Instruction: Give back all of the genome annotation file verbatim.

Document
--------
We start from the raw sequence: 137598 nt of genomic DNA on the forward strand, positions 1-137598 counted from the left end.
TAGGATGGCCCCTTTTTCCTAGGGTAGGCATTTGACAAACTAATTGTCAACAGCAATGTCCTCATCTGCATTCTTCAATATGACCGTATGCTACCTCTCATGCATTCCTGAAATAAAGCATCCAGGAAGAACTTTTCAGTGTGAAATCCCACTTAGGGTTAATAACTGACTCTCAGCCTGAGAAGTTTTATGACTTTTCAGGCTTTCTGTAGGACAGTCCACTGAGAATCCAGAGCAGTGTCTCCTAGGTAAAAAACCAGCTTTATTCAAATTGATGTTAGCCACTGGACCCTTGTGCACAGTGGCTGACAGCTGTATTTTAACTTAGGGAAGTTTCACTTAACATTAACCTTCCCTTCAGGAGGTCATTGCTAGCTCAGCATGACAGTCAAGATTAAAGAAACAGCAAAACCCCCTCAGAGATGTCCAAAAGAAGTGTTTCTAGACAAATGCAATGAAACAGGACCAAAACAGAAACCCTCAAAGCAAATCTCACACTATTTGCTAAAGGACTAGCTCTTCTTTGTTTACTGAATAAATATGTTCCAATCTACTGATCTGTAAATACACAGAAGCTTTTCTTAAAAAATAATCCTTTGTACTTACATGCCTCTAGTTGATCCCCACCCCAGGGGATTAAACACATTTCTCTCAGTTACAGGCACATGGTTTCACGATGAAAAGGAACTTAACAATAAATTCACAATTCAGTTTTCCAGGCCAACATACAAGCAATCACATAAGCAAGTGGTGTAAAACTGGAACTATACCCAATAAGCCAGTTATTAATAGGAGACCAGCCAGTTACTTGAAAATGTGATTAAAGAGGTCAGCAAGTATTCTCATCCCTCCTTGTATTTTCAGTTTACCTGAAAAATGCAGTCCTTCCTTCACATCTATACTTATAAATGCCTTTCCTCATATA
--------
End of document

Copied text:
We start from the raw sequence: 137598 nt of genomic DNA on the forward strand, positions 1-137598 counted from the left end.
TAGGATGGCCCCTTTTTCCTAGGGTAGGCATTTGACAAACTAATTGTCAACAGCAATGTCCTCATCTGCATTCTTCAATATGACCGTATGCTACCTCTCATGCATTCCTGAAATAAAGCATCCAGGAAGAACTTTTCAGTGTGAAATCCCACTTAGGGTTAATAACTGACTCTCAGCCTGAGAAGTTTTATGACTTTTCAGGCTTTCTGTAGGACAGTCCACTGAGAATCCAGAGCAGTGTCTCCTAGGTAAAAAACCAGCTTTATTCAAATTGATGTTAGCCACTGGACCCTTGTGCACAGTGGCTGACAGCTGTATTTTAACTTAGGGAAGTTTCACTTAACATTAACCTTCCCTTCAGGAGGTCATTGCTAGCTCAGCATGACAGTCAAGATTAAAGAAACAGCAAAACCCCCTCAGAGATGTCCAAAAGAAGTGTTTCTAGACAAATGCAATGAAACAGGACCAAAACAGAAACCCTCAAAGCAAATCTCACACTATTTGCTAAAGGACTAGCTCTTCTTTGTTTACTGAATAAATATGTTCCAATCTACTGATCTGTAAATACACAGAAGCTTTTCTTAAAAAATAATCCTTTGTACTTACATGCCTCTAGTTGATCCCCACCCCAGGGGATTAAACACATTTCTCTCAGTTACAGGCACATGGTTTCACGATGAAAAGGAACTTAACAATAAATTCACAATTCAGTTTTCCAGGCCAACATACAAGCAATCACATAAGCAAGTGGTGTAAAACTGGAACTATACCCAATAAGCCAGTTATTAATAGGAGACCAGCCAGTTACTTGAAAATGTGATTAAAGAGGTCAGCAAGTATTCTCATCCCTCCTTGTATTTTCAGTTTACCTGAAAAATGCAGTCCTTCCTTCACATCTATACTTATAAATGCCTTTCCTCATATA